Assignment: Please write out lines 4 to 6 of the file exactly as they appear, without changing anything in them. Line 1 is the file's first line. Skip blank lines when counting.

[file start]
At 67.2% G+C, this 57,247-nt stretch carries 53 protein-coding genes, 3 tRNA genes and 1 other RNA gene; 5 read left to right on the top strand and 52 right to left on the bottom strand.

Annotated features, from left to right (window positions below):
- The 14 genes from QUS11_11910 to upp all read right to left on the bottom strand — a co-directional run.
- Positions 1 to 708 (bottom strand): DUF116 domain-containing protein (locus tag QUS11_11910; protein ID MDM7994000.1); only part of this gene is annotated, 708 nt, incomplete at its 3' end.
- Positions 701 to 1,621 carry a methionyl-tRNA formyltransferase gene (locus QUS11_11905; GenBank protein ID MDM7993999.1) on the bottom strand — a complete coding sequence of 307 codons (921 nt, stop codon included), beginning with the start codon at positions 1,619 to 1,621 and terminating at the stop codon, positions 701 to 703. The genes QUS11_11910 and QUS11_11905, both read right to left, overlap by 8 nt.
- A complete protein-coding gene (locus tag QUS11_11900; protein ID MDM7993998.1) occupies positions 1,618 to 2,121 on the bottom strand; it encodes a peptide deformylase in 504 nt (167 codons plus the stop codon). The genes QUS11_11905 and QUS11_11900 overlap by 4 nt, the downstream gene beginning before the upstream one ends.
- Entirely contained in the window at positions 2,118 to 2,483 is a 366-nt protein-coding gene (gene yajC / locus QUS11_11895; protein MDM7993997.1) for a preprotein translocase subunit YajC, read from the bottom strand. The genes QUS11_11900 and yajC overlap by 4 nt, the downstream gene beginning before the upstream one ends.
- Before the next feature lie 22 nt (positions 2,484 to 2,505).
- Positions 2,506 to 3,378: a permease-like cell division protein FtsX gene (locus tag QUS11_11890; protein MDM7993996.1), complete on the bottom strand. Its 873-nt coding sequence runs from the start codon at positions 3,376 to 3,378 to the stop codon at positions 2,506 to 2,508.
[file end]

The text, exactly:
- Positions 1 to 708 (bottom strand): DUF116 domain-containing protein (locus tag QUS11_11910; protein ID MDM7994000.1); only part of this gene is annotated, 708 nt, incomplete at its 3' end.
- Positions 701 to 1,621 carry a methionyl-tRNA formyltransferase gene (locus QUS11_11905; GenBank protein ID MDM7993999.1) on the bottom strand — a complete coding sequence of 307 codons (921 nt, stop codon included), beginning with the start codon at positions 1,619 to 1,621 and terminating at the stop codon, positions 701 to 703. The genes QUS11_11910 and QUS11_11905, both read right to left, overlap by 8 nt.
- A complete protein-coding gene (locus tag QUS11_11900; protein ID MDM7993998.1) occupies positions 1,618 to 2,121 on the bottom strand; it encodes a peptide deformylase in 504 nt (167 codons plus the stop codon). The genes QUS11_11905 and QUS11_11900 overlap by 4 nt, the downstream gene beginning before the upstream one ends.